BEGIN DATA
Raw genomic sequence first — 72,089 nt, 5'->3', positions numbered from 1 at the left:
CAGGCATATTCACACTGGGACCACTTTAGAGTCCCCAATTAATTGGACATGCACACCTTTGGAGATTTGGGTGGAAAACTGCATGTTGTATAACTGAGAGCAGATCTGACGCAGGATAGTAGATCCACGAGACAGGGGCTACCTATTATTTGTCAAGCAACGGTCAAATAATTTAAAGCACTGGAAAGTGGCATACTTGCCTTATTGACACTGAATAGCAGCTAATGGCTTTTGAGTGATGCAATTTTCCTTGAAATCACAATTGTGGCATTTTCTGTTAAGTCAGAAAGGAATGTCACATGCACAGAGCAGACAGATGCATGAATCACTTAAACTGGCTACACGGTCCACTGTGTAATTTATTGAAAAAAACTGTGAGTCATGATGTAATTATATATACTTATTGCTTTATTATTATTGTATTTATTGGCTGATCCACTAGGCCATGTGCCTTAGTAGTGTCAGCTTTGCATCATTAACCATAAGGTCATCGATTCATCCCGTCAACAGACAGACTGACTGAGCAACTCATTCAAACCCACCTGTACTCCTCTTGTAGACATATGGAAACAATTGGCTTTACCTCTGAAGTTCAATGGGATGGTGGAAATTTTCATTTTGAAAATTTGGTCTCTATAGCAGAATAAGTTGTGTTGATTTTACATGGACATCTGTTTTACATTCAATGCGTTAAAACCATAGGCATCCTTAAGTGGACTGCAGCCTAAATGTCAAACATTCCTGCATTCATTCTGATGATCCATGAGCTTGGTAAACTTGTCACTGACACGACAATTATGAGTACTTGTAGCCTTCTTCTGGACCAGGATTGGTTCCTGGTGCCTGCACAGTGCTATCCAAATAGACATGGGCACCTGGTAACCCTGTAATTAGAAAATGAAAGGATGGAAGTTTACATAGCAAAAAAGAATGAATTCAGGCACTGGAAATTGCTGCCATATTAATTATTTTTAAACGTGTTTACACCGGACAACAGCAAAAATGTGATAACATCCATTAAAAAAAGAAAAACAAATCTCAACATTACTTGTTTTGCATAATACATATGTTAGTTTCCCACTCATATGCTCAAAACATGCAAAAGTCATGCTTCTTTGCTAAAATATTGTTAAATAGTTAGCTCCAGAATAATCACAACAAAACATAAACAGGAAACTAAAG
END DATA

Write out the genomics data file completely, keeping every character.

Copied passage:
Raw genomic sequence first — 72,089 nt, 5'->3', positions numbered from 1 at the left:
CAGGCATATTCACACTGGGACCACTTTAGAGTCCCCAATTAATTGGACATGCACACCTTTGGAGATTTGGGTGGAAAACTGCATGTTGTATAACTGAGAGCAGATCTGACGCAGGATAGTAGATCCACGAGACAGGGGCTACCTATTATTTGTCAAGCAACGGTCAAATAATTTAAAGCACTGGAAAGTGGCATACTTGCCTTATTGACACTGAATAGCAGCTAATGGCTTTTGAGTGATGCAATTTTCCTTGAAATCACAATTGTGGCATTTTCTGTTAAGTCAGAAAGGAATGTCACATGCACAGAGCAGACAGATGCATGAATCACTTAAACTGGCTACACGGTCCACTGTGTAATTTATTGAAAAAAACTGTGAGTCATGATGTAATTATATATACTTATTGCTTTATTATTATTGTATTTATTGGCTGATCCACTAGGCCATGTGCCTTAGTAGTGTCAGCTTTGCATCATTAACCATAAGGTCATCGATTCATCCCGTCAACAGACAGACTGACTGAGCAACTCATTCAAACCCACCTGTACTCCTCTTGTAGACATATGGAAACAATTGGCTTTACCTCTGAAGTTCAATGGGATGGTGGAAATTTTCATTTTGAAAATTTGGTCTCTATAGCAGAATAAGTTGTGTTGATTTTACATGGACATCTGTTTTACATTCAATGCGTTAAAACCATAGGCATCCTTAAGTGGACTGCAGCCTAAATGTCAAACATTCCTGCATTCATTCTGATGATCCATGAGCTTGGTAAACTTGTCACTGACACGACAATTATGAGTACTTGTAGCCTTCTTCTGGACCAGGATTGGTTCCTGGTGCCTGCACAGTGCTATCCAAATAGACATGGGCACCTGGTAACCCTGTAATTAGAAAATGAAAGGATGGAAGTTTACATAGCAAAAAAGAATGAATTCAGGCACTGGAAATTGCTGCCATATTAATTATTTTTAAACGTGTTTACACCGGACAACAGCAAAAATGTGATAACATCCATTAAAAAAAGAAAAACAAATCTCAACATTACTTGTTTTGCATAATACATATGTTAGTTTCCCACTCATATGCTCAAAACATGCAAAAGTCATGCTTCTTTGCTAAAATATTGTTAAATAGTTAGCTCCAGAATAATCACAACAAAACATAAACAGGAAACTAAAG